Monday, June 20, 2016

i3lets, an open source Interactive Intelligence PowerShell Module

7:21 PM Posted by A 1 comment
Well if it isn't obvious, this really isn't a Service Manager focused post. Well ok it sort of is. You know what - little bit of column A little bit of column B. This is a PowerShell centric post with regards to Interactive Intelligence phone systems. While Interactive Intelligence seems to be making all sorts of waves with their phone system (leader in Gartner Magic Quadrant for Contact Center 8 times in a row per their website), the thing missing to me as a SCSM/SCO/SMA snob is the ability to control it with PowerShell. Fortunately they offer the IceLibSDK, a C# library that allows development for their phone system and in doing so...indirectly enable PowerShell control over it.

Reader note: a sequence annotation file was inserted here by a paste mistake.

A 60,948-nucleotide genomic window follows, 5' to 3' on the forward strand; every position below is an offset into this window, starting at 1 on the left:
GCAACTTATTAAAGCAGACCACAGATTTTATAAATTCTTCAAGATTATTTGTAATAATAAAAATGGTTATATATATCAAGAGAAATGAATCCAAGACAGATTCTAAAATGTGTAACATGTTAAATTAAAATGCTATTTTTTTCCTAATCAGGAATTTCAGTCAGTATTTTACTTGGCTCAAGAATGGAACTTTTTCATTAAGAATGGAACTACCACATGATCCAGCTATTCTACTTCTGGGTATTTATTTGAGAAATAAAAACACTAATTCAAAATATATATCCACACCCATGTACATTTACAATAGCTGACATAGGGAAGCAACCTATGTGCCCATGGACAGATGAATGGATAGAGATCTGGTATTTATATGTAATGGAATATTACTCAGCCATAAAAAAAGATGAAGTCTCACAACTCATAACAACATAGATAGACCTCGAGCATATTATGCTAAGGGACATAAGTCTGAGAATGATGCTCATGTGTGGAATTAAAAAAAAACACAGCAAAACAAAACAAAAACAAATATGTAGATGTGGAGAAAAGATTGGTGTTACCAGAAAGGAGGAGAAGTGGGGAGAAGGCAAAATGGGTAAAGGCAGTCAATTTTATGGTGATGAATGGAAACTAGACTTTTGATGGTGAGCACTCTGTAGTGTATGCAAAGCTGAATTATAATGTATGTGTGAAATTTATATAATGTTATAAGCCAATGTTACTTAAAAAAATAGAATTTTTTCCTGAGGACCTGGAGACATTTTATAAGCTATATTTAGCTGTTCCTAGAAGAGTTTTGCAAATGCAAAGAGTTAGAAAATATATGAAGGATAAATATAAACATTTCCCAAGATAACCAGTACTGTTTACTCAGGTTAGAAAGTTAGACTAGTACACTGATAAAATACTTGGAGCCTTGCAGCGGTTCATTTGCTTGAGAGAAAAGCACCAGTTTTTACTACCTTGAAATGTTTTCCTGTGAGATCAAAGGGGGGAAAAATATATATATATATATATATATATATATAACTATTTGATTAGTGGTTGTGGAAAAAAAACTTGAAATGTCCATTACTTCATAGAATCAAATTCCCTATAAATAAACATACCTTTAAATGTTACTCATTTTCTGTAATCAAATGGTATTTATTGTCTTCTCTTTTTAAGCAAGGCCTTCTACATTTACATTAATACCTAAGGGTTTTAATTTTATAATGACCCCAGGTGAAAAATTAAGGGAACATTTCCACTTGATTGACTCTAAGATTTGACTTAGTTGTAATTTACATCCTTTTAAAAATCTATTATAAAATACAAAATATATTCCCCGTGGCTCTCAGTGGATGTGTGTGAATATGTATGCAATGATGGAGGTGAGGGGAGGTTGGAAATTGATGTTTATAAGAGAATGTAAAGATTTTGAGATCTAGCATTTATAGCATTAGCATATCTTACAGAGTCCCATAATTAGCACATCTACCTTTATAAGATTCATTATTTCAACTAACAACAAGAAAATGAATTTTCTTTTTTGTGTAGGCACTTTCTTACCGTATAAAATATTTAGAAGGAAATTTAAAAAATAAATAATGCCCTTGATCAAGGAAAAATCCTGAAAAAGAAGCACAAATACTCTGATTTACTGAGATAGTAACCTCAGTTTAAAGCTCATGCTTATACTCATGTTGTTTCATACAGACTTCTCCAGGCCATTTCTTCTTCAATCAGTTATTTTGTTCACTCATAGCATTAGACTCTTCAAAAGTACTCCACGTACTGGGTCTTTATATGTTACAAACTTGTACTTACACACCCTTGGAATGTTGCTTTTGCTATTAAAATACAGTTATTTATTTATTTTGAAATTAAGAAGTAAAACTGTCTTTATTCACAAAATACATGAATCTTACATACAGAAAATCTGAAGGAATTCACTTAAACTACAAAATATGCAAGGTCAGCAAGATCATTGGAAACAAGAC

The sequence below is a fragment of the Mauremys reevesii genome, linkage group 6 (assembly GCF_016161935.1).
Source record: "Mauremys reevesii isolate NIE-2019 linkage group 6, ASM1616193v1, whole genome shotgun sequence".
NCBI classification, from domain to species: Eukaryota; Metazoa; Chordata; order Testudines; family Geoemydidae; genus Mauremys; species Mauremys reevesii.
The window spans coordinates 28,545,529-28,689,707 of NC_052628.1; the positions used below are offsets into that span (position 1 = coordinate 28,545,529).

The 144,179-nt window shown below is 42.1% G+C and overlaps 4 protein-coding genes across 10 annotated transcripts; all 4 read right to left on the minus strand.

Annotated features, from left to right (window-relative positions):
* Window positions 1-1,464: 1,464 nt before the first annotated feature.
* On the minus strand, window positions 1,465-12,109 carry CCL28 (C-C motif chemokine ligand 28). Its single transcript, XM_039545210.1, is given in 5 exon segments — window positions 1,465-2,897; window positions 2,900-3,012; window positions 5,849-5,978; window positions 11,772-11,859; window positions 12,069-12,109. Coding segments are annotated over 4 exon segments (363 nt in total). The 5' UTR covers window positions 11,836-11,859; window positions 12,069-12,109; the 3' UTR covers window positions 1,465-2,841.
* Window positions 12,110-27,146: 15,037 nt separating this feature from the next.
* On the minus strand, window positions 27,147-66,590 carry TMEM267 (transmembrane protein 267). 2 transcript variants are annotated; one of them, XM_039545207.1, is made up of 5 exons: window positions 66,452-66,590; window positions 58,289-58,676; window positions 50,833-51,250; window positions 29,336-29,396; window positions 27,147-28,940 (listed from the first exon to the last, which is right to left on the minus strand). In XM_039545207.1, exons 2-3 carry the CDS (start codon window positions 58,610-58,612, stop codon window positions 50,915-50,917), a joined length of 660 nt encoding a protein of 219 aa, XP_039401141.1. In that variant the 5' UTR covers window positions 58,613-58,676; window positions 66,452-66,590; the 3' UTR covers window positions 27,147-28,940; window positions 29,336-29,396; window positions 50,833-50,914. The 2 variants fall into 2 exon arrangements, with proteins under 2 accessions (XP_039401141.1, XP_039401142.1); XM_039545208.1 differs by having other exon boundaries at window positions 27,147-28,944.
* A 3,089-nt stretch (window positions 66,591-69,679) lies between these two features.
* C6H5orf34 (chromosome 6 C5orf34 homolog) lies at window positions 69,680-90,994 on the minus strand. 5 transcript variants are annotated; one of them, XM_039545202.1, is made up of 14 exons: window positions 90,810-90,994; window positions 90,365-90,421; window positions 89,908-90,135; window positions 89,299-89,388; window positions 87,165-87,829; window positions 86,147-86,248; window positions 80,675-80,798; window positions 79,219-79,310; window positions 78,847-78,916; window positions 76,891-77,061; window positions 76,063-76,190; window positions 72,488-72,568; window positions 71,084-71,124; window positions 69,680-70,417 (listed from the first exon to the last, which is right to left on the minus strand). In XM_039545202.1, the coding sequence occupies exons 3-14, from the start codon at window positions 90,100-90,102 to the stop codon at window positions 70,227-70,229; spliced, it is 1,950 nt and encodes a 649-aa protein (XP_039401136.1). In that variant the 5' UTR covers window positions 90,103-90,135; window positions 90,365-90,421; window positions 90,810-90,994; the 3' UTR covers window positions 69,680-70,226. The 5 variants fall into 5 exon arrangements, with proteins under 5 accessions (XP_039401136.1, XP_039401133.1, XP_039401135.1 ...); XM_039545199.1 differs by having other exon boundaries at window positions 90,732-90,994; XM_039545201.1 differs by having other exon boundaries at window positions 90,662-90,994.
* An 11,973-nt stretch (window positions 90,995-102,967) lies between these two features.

So after a few hours (it was about 5 hours) I discovered not only does the IceLibSDK ship with an example PowerShell module but it will never load/compile out of box. I've reworked it, recompiled, and most importantly extended the functionality of the OOB example of ConfigurationCmdlet and produced i3lets to work with PowerShell 4+

i3lets are an open source PowerShell library I created to enable administrative control of an Interactive Intelligence phone system. Using these, you can begin to automate all of the classic IT administrative duty of automating said phone system. Create users, modify users, license users, reset passwords (sounds like a great self-service request for Service Manager). This binary module has been tested and confirmed working against PowerShell 4, 5, and SMA.

This is a 100% first pass at a PowerShell module for said phone system that gets the job done but has tons of room for improvement. If you feel like you could contribute in anyway, please ping me and I can get you involved in the Codeplex GitHub project. Otherwise, get your download on and start automating!

1 comment:

  1. Not that I have ever used this phone system, but what you have done has peaked my interest and opened up my eyes of what one can do with PowerShell. I thought i was a little advanced but damn this is gold!